“Then if it will help you to be less ‘bothered’ by the more unsavory aspects of my ‘job,’ I see no reason to withhold information from you.”

I nodded. “Okay.” Then I moved from my cross-legged position. “Could we start now? Would you explain the background of the Seluvian conflict?”

“I will be happy to do so. Would you care for some tea while we talk?”

“I’d love some,” I said, and then I added. “Thank you for putting up with me.”

But Basil didn’t accept that. “There is no thanks needed, Zoe. You are my partner, and you are troubled. It is my duty to assist you in easing that state, if I can. Just as you have done for me.”

I laughed. “Okay, fine. But…”

Basil favored me with the slight smile that was just between us. “You are welcome, Zoe. Always.”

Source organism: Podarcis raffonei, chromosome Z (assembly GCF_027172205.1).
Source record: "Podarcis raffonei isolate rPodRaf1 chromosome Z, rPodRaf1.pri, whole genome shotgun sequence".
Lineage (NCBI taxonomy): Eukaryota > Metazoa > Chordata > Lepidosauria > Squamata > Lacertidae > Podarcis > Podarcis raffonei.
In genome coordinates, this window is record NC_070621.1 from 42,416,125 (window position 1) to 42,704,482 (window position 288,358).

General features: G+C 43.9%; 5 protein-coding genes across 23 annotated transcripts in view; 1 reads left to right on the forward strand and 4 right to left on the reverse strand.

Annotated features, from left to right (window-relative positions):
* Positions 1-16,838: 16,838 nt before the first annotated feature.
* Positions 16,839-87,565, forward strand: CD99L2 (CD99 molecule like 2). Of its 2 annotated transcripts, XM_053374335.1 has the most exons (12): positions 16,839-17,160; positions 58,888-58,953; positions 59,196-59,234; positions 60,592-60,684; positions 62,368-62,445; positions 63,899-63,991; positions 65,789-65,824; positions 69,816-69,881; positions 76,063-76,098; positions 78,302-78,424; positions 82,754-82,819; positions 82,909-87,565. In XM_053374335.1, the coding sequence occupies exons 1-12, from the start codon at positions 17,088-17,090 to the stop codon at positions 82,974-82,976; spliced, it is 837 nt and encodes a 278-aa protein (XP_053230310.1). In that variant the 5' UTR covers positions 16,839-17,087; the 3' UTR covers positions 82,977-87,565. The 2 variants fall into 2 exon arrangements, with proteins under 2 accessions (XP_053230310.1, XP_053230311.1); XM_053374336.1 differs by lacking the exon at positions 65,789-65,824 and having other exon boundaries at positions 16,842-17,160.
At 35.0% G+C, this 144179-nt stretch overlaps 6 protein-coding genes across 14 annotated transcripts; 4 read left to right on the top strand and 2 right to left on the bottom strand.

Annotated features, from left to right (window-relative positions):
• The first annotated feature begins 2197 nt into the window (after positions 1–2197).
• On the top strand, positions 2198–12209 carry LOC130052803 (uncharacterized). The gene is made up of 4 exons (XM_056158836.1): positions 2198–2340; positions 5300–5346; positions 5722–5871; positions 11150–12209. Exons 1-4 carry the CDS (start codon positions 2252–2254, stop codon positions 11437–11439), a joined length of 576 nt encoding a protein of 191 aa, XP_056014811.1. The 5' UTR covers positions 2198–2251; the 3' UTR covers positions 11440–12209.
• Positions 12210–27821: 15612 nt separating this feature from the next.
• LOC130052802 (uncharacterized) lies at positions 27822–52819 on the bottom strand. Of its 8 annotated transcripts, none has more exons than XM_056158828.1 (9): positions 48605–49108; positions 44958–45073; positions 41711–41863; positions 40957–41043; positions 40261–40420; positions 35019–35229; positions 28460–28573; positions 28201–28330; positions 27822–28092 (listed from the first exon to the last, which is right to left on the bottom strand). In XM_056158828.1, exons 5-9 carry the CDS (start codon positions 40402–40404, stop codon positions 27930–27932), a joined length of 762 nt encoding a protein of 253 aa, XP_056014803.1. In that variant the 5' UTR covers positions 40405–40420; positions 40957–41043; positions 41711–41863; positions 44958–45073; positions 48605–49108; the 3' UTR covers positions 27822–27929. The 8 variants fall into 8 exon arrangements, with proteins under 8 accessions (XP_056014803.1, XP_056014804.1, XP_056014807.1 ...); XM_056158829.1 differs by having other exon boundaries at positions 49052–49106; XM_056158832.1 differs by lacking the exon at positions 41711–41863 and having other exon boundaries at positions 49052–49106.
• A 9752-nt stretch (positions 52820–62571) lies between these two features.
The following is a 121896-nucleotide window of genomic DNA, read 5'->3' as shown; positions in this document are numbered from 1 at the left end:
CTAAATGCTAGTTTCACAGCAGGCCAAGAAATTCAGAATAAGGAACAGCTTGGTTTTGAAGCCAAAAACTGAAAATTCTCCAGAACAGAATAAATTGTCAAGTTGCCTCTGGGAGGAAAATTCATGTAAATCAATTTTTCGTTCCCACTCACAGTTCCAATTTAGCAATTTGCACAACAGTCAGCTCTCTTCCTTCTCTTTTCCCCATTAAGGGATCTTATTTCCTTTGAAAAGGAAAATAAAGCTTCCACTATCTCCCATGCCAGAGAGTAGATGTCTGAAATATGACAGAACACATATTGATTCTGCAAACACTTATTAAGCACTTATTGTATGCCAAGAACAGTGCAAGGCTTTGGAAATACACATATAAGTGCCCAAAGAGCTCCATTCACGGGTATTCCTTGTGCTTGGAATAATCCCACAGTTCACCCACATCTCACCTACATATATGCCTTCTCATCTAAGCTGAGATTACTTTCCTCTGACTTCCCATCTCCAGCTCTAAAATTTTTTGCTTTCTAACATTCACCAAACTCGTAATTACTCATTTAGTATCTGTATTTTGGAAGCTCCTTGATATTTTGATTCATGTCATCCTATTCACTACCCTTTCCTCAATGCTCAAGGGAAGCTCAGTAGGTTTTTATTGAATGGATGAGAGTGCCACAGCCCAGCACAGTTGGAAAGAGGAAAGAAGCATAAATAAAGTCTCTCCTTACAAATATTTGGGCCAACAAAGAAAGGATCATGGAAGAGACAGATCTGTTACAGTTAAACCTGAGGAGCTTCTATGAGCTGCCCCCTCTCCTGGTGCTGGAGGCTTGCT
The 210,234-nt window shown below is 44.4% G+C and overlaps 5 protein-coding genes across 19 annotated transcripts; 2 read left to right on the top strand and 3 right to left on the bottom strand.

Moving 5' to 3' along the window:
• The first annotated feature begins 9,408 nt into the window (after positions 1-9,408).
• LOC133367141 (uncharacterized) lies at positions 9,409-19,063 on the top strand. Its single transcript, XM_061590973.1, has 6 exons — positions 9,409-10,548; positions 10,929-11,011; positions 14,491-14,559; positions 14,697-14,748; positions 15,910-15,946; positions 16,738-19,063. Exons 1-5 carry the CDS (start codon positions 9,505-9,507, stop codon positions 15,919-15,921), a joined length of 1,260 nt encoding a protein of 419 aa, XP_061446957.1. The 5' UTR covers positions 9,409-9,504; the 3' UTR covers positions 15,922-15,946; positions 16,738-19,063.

Milano Musings

A Basil and Zoe story – sort of.

This was for day 4 of this year’s Like the Prose challenge, in which we were supposed to write in third person, which I don’t do a lot.

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“I’m about to make some coffee; would you like some?” Charlotte greeted as her roommate, Zoe,  entered their apartment. They two young women had gotten lucky, scoring a two-bedroom, top-level place with a real kitchen – not just food replicators – and a view of the docking rings as well. Other members of their troupe had not been so fortunate.

“Thanks,” Zoe answered, reaching up to pull her chestnut hair out of the elastic keeping it in a high, tight, ponytail. “I thought today would never end.”

“Team-building with the cadets again? Charlotte asked sympathetically. The blonde woman knew that her friend hated working with the newest members of the Star Navy. They always wanted to ask questions about the other woman’s relationship with her partner, the Coalition of Aligned Worlds’ only sentient synthetic lifeform.